CMS, Rescind Your Policy to Restrict Access to Mental Health Care: Our Voices are Being Heard

LarryDrainToday’s CFYM post is all about sharing your personal story. Learn how three DBSA peers traveling to Washington will share your comments from the past two weeks with Congressional Representatives. Read what affect another peer thinks the proposed CMS regulation to restrict access to quality mental health care would have had on his recovery.

For the past two weeks, CFYM has informed our readers on the misguided decision by the Centers for Medicare and Medicaid Services (CMS) to restrict access to quality mental health care. Over the past several weeks since the CMS announced a proposal to eliminate antidepressant and immunosuppressant medications from protected class status, many citizens have taken up the call to make their voices heard. As a result, last week the Senate Finance Committee sent a letter to Marilyn Tavenner, CMS Administrator asking that the regulation be rescinded. All 24 members of the Finance Committee signed the letter. Reporting on the action, BioCentury reported that the letter states “If beneficiaries do not have access to needed medications, costs will be incurred as a result of unnecessary and avoidable hospitalizations, physician visits, and other medical interventions that are otherwise preventable with proper adherence to medication,”

Democracy In Action

This week the Depression and Bipolar Support Alliance (DBSA) will continue this exercise in democracy as three peers visit Congressional Representatives who serve on Committees that have jurisdiction over CMS. They will take your comments with them to the meetings. Dr. Rev. Cheryl Magrini will share your concerns about comorbidity. Mike Dostalek will share that through working with his doctors he has been able to find a formula of medications to support his wellness that combines brands and generic medication. Chelsea Miller will relate how her recovery would have been in serious jeopardy had she been forced into a “fail first” treatment strategy. All of these stories have one thing in common—peers and doctors need to be directing their treatment programs—not bureaucrats. Larry Drain, a Tennessee peer, illustrates that point very poignantly and powerfully in today’s post.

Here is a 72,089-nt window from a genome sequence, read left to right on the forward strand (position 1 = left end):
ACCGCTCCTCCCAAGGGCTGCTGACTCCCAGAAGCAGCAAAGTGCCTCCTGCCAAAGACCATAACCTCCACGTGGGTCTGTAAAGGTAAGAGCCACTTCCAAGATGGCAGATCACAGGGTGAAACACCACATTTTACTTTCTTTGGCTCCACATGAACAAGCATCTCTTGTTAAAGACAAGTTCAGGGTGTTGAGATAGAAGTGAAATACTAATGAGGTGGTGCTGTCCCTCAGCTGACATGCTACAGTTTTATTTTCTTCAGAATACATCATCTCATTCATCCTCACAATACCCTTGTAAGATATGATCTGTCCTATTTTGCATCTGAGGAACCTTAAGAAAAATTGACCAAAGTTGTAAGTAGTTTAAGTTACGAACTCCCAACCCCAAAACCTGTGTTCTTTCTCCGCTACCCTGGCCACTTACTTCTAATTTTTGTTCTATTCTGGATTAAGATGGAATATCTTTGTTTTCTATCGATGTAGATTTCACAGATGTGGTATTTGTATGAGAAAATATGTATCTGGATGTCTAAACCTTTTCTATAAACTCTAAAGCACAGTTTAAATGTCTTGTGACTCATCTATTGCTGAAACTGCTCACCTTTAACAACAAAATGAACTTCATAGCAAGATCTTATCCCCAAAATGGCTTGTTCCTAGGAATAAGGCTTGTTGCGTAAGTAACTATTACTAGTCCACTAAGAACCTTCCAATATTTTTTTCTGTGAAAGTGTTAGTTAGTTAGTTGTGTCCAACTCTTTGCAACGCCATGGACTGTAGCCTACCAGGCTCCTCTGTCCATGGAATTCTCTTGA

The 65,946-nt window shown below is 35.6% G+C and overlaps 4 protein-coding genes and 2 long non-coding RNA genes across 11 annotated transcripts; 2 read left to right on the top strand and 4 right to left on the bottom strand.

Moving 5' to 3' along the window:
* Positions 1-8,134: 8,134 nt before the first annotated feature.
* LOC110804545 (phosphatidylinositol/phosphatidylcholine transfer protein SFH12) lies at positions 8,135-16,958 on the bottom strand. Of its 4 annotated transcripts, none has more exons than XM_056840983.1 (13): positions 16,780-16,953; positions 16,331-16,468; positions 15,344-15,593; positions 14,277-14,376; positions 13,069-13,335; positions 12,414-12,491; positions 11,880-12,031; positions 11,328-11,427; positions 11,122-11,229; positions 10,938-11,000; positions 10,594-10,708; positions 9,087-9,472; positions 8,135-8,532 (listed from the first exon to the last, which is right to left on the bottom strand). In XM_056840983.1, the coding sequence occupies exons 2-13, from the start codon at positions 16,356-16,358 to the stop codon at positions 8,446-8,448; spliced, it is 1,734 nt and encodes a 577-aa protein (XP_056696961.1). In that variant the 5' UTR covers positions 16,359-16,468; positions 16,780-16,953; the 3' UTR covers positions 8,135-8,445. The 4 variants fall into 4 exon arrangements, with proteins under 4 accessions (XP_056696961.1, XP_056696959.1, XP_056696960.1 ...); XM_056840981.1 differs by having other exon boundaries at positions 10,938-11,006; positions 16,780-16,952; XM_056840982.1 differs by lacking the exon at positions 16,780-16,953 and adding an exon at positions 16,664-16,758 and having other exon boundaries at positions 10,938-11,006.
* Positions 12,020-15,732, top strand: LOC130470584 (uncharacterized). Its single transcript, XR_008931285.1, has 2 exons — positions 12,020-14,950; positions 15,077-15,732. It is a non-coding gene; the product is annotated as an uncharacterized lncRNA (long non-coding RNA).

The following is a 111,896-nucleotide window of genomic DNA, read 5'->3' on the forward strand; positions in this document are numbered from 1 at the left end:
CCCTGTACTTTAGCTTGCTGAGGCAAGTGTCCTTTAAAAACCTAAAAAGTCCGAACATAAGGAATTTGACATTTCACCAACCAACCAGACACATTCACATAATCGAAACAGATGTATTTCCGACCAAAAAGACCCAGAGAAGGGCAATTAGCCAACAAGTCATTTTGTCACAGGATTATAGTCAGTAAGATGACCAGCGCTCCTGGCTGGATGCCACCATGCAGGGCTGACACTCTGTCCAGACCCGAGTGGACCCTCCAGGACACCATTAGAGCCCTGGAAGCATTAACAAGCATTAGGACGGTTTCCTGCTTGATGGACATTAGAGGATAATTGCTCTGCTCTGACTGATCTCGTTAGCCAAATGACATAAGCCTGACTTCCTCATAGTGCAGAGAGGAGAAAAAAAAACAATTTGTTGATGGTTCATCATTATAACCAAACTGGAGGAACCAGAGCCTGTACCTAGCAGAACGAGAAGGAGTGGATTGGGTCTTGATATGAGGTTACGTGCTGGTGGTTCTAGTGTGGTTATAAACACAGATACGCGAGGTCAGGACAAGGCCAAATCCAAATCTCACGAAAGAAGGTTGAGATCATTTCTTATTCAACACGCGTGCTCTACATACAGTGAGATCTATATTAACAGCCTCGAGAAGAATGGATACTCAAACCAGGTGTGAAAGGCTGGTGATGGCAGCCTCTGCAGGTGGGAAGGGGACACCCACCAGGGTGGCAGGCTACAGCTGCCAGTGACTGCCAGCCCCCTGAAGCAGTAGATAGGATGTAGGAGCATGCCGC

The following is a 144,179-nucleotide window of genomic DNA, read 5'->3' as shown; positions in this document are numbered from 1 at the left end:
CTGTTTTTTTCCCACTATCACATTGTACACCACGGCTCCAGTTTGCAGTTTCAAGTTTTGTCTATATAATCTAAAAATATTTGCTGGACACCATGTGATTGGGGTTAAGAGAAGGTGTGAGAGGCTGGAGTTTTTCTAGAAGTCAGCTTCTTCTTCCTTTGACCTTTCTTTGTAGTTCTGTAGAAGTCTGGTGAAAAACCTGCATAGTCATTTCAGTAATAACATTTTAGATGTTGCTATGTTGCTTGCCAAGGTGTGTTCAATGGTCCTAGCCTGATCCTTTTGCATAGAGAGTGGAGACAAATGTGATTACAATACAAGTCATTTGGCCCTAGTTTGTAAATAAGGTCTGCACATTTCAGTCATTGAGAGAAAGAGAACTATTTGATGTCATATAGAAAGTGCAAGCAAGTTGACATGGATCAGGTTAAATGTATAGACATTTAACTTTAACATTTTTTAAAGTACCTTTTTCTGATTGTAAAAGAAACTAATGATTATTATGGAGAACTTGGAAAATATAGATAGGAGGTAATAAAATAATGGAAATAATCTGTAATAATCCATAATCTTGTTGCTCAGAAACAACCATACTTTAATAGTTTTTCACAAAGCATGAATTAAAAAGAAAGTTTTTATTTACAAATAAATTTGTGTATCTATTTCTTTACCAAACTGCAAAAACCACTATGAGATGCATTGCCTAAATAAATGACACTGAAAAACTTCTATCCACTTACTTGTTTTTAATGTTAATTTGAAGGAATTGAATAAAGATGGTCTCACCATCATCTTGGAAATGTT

A Peer’s Story

I remember the day I thought I was going to die. I was on my way to work and I knew that if I went one step further, one inch further I would die. I didn’t know how or why, but I knew I was going to die. I stopped my car and cried.

It was a state of total, overwhelming terror. I will never forget it till the day I die. More than once in the middle of it all I wished I was dead. Everything important to me seemed to be gone and the future simply a black hole.

It took months to climb out and find life again. Instrumental in that was the ability of a doctor to prescribe medicine that based on his experience he thought might help. It did. And I am so thankful it was there. It was a relatively short term thing for me. But without it there probably wouldn’t have been a long term. Since then there have been other parts of my life where medication has played a critical role.

There is a proposal to change the way psychiatric medication is prescribed for those on Medicare Part D. It is bad medicine. Historically changes in Medicare become changes in other insurance policies. The policy would remove antidepressants and antipsychotics from what is called a protected class.  It would mean that doctors can no longer prescribe what they think might work, but must first prescribe from a shortened list of available medications. It amounts basically to the same medication for all. Anyone who has ever taken medication can tell you the folly of that. One size doesn’t fit all. If I had to have a documented failure on what didn’t work in order to be prescribed what works, I might not be here now.

Cookie cutter medicine is a bad idea. Contact CMS today. Tell them this is a bad change. TELL THEM WE NEED NO MORE BAD MEDICINE!

Your Turn

Describe the role of medication in your recovery.

  • How many efforts did it take for you find the right combination of lifestyle and medication?
  • Are you still searching for the right combination to aid in your recovery?

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